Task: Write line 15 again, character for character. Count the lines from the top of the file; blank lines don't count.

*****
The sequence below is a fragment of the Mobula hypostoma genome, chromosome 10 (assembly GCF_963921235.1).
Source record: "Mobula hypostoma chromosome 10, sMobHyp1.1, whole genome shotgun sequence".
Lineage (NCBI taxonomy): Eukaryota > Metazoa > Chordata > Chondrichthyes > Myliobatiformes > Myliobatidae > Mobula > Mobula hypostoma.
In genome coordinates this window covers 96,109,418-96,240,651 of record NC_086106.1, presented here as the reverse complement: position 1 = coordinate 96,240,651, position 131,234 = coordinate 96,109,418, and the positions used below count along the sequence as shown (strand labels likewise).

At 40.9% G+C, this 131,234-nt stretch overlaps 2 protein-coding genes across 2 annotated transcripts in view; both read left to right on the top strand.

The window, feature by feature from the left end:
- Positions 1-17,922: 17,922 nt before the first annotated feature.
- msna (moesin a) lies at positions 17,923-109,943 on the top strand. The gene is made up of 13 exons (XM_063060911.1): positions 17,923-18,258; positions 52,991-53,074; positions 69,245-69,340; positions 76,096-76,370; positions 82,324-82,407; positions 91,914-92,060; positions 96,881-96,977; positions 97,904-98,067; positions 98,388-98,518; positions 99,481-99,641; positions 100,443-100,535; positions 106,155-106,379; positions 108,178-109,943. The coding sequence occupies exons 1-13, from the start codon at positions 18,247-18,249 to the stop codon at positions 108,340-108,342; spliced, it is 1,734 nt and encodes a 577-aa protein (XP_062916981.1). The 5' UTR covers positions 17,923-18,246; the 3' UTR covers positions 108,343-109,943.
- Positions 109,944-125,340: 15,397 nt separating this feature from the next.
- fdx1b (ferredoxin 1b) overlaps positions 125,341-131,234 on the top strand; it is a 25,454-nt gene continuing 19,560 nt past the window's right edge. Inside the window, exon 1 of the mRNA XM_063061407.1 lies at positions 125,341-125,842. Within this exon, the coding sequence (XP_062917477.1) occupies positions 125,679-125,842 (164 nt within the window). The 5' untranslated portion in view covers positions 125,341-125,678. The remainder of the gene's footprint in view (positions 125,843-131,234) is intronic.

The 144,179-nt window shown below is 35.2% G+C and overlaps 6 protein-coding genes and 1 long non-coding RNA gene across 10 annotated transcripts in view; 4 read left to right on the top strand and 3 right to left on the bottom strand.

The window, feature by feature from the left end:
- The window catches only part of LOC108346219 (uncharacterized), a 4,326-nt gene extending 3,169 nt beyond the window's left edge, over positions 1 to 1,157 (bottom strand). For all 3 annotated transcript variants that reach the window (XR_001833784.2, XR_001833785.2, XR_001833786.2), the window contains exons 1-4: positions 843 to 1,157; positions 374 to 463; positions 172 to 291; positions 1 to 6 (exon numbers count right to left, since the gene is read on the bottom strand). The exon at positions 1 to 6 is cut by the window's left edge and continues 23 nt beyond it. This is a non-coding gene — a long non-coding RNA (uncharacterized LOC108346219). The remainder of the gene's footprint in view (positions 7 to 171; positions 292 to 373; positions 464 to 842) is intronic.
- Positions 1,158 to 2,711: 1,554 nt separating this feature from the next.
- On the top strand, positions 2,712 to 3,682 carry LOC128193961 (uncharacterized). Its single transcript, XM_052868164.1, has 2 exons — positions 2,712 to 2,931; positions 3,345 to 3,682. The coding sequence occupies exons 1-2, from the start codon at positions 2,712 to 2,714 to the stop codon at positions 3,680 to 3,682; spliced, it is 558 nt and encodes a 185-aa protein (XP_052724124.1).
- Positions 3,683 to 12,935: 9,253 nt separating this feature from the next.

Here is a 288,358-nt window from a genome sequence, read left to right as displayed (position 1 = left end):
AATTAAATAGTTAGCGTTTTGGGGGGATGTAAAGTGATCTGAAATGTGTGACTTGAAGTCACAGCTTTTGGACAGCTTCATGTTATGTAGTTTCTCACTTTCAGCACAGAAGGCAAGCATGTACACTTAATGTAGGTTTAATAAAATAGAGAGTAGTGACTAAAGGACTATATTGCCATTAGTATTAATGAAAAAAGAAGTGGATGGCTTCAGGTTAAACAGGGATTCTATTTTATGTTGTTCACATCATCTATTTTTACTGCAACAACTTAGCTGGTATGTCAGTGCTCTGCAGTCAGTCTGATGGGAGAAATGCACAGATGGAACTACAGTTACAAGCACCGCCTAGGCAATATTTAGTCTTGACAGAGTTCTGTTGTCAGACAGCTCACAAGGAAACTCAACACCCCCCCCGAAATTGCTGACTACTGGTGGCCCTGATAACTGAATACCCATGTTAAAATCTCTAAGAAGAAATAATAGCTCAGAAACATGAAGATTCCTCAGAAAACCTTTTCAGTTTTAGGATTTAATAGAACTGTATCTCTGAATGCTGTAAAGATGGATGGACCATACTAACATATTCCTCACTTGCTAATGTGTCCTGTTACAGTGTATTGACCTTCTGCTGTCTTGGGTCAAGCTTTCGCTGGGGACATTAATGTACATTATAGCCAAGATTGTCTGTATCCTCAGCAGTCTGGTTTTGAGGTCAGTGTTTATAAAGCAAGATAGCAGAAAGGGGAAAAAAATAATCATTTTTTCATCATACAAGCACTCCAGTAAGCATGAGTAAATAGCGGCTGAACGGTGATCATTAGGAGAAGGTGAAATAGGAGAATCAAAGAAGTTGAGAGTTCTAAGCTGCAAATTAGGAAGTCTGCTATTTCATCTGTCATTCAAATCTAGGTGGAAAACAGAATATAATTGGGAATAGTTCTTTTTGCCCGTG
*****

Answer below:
- On the top strand, positions 2,712 to 3,682 carry LOC128193961 (uncharacterized). Its single transcript, XM_052868164.1, has 2 exons — positions 2,712 to 2,931; positions 3,345 to 3,682. The coding sequence occupies exons 1-2, from the start codon at positions 2,712 to 2,714 to the stop codon at positions 3,680 to 3,682; spliced, it is 558 nt and encodes a 185-aa protein (XP_052724124.1).